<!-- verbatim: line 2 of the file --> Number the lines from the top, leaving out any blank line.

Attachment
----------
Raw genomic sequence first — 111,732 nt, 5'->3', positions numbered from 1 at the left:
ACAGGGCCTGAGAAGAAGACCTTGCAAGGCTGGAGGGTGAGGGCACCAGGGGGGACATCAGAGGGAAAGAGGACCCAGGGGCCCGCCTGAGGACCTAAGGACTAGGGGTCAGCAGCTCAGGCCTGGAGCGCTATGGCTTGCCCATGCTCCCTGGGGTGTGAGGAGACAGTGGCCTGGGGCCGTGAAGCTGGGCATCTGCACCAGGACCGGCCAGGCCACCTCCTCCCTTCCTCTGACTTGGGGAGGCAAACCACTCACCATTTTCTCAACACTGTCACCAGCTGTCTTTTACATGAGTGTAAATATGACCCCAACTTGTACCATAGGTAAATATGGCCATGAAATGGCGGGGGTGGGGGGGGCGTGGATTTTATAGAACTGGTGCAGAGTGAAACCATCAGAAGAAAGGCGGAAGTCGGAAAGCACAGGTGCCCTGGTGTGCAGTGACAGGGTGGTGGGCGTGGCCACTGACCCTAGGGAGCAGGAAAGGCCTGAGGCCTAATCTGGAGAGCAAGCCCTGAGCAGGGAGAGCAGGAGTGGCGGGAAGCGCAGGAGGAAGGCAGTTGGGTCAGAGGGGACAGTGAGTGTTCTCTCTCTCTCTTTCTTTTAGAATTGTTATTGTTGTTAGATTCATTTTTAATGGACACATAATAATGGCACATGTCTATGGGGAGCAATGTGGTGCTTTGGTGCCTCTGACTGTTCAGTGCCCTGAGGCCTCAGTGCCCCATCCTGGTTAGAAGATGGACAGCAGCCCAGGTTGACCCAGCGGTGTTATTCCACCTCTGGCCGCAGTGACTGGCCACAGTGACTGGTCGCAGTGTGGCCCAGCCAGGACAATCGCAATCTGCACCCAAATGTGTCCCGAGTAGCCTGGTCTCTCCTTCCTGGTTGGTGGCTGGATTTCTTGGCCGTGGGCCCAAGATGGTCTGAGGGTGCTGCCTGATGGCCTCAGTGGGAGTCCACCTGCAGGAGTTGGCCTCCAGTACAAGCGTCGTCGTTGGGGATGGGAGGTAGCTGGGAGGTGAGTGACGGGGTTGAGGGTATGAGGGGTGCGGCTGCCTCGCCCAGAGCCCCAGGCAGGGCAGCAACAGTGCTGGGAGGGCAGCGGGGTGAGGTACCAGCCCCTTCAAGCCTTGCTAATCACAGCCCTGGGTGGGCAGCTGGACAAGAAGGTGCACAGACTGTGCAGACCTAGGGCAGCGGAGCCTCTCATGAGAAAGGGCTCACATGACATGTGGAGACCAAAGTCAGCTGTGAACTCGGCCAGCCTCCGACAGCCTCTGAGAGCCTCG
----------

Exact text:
ACAGGGCCTGAGAAGAAGACCTTGCAAGGCTGGAGGGTGAGGGCACCAGGGGGGACATCAGAGGGAAAGAGGACCCAGGGGCCCGCCTGAGGACCTAAGGACTAGGGGTCAGCAGCTCAGGCCTGGAGCGCTATGGCTTGCCCATGCTCCCTGGGGTGTGAGGAGACAGTGGCCTGGGGCCGTGAAGCTGGGCATCTGCACCAGGACCGGCCAGGCCACCTCCTCCCTTCCTCTGACTTGGGGAGGCAAACCACTCACCATTTTCTCAACACTGTCACCAGCTGTCTTTTACATGAGTGTAAATATGACCCCAACTTGTACCATAGGTAAATATGGCCATGAAATGGCGGGGGTGGGGGGGGCGTGGATTTTATAGAACTGGTGCAGAGTGAAACCATCAGAAGAAAGGCGGAAGTCGGAAAGCACAGGTGCCCTGGTGTGCAGTGACAGGGTGGTGGGCGTGGCCACTGACCCTAGGGAGCAGGAAAGGCCTGAGGCCTAATCTGGAGAGCAAGCCCTGAGCAGGGAGAGCAGGAGTGGCGGGAAGCGCAGGAGGAAGGCAGTTGGGTCAGAGGGGACAGTGAGTGTTCTCTCTCTCTCTTTCTTTTAGAATTGTTATTGTTGTTAGATTCATTTTTAATGGACACATAATAATGGCACATGTCTATGGGGAGCAATGTGGTGCTTTGGTGCCTCTGACTGTTCAGTGCCCTGAGGCCTCAGTGCCCCATCCTGGTTAGAAGATGGACAGCAGCCCAGGTTGACCCAGCGGTGTTATTCCACCTCTGGCCGCAGTGACTGGCCACAGTGACTGGTCGCAGTGTGGCCCAGCCAGGACAATCGCAATCTGCACCCAAATGTGTCCCGAGTAGCCTGGTCTCTCCTTCCTGGTTGGTGGCTGGATTTCTTGGCCGTGGGCCCAAGATGGTCTGAGGGTGCTGCCTGATGGCCTCAGTGGGAGTCCACCTGCAGGAGTTGGCCTCCAGTACAAGCGTCGTCGTTGGGGATGGGAGGTAGCTGGGAGGTGAGTGACGGGGTTGAGGGTATGAGGGGTGCGGCTGCCTCGCCCAGAGCCCCAGGCAGGGCAGCAACAGTGCTGGGAGGGCAGCGGGGTGAGGTACCAGCCCCTTCAAGCCTTGCTAATCACAGCCCTGGGTGGGCAGCTGGACAAGAAGGTGCACAGACTGTGCAGACCTAGGGCAGCGGAGCCTCTCATGAGAAAGGGCTCACATGACATGTGGAGACCAAAGTCAGCTGTGAACTCGGCCAGCCTCCGACAGCCTCTGAGAGCCTCG